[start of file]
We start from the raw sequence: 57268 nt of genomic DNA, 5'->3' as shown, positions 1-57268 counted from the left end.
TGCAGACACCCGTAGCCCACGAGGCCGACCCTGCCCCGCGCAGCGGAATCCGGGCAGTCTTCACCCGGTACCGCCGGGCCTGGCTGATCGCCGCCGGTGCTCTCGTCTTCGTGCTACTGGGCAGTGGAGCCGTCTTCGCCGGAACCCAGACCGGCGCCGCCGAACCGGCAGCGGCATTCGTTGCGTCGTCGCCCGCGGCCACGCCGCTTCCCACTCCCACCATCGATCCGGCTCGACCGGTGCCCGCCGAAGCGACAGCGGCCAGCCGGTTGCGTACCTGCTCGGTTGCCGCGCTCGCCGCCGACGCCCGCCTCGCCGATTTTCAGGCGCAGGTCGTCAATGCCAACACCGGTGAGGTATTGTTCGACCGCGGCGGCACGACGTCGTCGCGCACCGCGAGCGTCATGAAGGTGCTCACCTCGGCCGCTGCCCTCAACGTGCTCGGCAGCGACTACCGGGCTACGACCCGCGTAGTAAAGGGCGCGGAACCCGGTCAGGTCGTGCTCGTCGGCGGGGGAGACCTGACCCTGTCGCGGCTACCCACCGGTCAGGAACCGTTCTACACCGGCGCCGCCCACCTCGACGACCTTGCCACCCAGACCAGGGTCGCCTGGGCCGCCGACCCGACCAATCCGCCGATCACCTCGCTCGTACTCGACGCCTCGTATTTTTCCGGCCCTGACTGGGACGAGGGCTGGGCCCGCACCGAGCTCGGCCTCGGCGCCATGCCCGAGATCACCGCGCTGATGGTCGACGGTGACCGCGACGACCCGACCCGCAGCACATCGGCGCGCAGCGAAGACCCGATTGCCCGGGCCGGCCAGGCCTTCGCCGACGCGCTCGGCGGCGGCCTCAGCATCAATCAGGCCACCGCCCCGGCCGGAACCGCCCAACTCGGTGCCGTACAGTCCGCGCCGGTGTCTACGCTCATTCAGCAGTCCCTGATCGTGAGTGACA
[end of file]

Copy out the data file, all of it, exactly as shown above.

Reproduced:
We start from the raw sequence: 57268 nt of genomic DNA, 5'->3' as shown, positions 1-57268 counted from the left end.
TGCAGACACCCGTAGCCCACGAGGCCGACCCTGCCCCGCGCAGCGGAATCCGGGCAGTCTTCACCCGGTACCGCCGGGCCTGGCTGATCGCCGCCGGTGCTCTCGTCTTCGTGCTACTGGGCAGTGGAGCCGTCTTCGCCGGAACCCAGACCGGCGCCGCCGAACCGGCAGCGGCATTCGTTGCGTCGTCGCCCGCGGCCACGCCGCTTCCCACTCCCACCATCGATCCGGCTCGACCGGTGCCCGCCGAAGCGACAGCGGCCAGCCGGTTGCGTACCTGCTCGGTTGCCGCGCTCGCCGCCGACGCCCGCCTCGCCGATTTTCAGGCGCAGGTCGTCAATGCCAACACCGGTGAGGTATTGTTCGACCGCGGCGGCACGACGTCGTCGCGCACCGCGAGCGTCATGAAGGTGCTCACCTCGGCCGCTGCCCTCAACGTGCTCGGCAGCGACTACCGGGCTACGACCCGCGTAGTAAAGGGCGCGGAACCCGGTCAGGTCGTGCTCGTCGGCGGGGGAGACCTGACCCTGTCGCGGCTACCCACCGGTCAGGAACCGTTCTACACCGGCGCCGCCCACCTCGACGACCTTGCCACCCAGACCAGGGTCGCCTGGGCCGCCGACCCGACCAATCCGCCGATCACCTCGCTCGTACTCGACGCCTCGTATTTTTCCGGCCCTGACTGGGACGAGGGCTGGGCCCGCACCGAGCTCGGCCTCGGCGCCATGCCCGAGATCACCGCGCTGATGGTCGACGGTGACCGCGACGACCCGACCCGCAGCACATCGGCGCGCAGCGAAGACCCGATTGCCCGGGCCGGCCAGGCCTTCGCCGACGCGCTCGGCGGCGGCCTCAGCATCAATCAGGCCACCGCCCCGGCCGGAACCGCCCAACTCGGTGCCGTACAGTCCGCGCCGGTGTCTACGCTCATTCAGCAGTCCCTGATCGTGAGTGACA